Rapid Fire August 1st, 2012: No Sequester for Personnel | China’s Not Making Any Friends
Japan issued its 2012 defense white paper expressing its concern with China’s mix of assertiveness and lack of transparency:
“[I]n the Asia-Pacific region, where a lack of transparency and elements of uncertainty still exist, the presence of the U.S. forces remains extremely important in order to achieve regional stability. Japan and other countries have established bilateral alliances and friendly relations with the U.S. and they allow the stationing and deployment of U.S. forces in their territories. In addition, measures have recently been taken to further strengthen the presence of the U.S. forces.”
We were hoping to find a proper, searchable version of the CSIS report to Congress on the US posture in the Pacific, but so far that has proved elusive, so here’s the crappy fax scan [PDF] posted by SASC Chairman Levin [D-MI]. No wonder the US Congress is universally loathed for its inefficacy when it cannot even figure out Information Sharing 101 with their constituents. There’s relatively little disagreement on the fundamental strategic focus on Asia/Pacific between the think tank and the Pentagon. Where CSIS is more critical is on whether DoD properly articulated that strategy or is planning resources to support it “in a way that reflects current budget realities.”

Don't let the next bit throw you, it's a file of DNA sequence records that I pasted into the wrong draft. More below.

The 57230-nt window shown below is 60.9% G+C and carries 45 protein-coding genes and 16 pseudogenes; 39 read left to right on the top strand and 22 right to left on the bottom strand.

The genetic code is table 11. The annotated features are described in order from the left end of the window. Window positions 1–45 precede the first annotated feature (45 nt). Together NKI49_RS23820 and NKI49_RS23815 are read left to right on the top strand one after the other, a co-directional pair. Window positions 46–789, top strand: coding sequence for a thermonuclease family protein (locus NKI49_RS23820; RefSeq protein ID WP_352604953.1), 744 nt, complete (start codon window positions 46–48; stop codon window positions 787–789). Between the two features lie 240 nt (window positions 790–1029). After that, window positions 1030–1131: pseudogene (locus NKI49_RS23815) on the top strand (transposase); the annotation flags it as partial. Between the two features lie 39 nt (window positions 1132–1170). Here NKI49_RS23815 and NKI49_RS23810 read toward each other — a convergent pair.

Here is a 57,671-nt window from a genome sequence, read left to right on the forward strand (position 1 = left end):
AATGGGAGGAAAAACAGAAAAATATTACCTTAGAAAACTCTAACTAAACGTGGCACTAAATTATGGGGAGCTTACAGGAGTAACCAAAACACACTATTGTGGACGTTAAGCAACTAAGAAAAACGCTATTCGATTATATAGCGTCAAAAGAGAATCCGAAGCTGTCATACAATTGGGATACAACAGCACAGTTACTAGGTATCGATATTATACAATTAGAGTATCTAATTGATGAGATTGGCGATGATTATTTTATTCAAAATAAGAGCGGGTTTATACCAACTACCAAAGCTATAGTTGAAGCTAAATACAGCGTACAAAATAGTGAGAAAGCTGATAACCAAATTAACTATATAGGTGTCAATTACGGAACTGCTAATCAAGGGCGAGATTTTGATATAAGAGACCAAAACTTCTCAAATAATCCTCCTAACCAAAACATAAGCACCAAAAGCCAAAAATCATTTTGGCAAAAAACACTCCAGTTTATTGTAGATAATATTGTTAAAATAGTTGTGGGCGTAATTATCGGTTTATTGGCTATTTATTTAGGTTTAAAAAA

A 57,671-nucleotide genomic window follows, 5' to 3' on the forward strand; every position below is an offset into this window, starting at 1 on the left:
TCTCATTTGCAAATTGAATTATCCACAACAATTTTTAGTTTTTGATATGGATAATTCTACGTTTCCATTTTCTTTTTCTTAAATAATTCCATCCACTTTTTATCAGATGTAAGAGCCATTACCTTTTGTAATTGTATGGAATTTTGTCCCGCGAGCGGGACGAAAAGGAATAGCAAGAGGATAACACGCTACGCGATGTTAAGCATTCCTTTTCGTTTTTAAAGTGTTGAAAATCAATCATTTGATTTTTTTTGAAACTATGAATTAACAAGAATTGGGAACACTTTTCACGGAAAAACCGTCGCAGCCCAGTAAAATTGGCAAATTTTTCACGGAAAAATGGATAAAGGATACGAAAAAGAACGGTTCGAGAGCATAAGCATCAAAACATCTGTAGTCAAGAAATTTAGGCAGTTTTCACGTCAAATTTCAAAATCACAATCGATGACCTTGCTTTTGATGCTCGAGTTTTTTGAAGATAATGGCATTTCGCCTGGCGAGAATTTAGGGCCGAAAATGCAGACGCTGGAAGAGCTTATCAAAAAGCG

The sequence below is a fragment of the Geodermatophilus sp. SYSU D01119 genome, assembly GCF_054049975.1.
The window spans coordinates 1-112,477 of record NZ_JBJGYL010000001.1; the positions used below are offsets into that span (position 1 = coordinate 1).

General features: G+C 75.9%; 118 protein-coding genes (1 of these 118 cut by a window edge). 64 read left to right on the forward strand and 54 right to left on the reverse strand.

[Update: here’s a better PDF, thanks to one of our readers for the tip.]
CSIS and Japan share the same concern, as China is not only building up its military but also increasingly conducting “coercive economic diplomacy.”
From India’s Institute for Defence Studies and Analyses perspective, it is equally clear who is trying to push its neighbors around:
Thus, multilateralism is basically a farce in Chinese foreign policy. For China, the South China Sea dispute is merely a sovereignty issue in which it brooks no interference of external forces. It opts to settle the issue on its own terms rousing nationalism, constructing false historiography and displaying military muscle.”
Boeing would like to increase its share of defense sales held by export from around 23% to as high as 30%, driven by deals with India.
Acting OMB director Jeffrey Zients stated that personnel costs would be exempted from the sequester, were it to happen.
Ghana received 2 used fast attack ships they bought from Germany.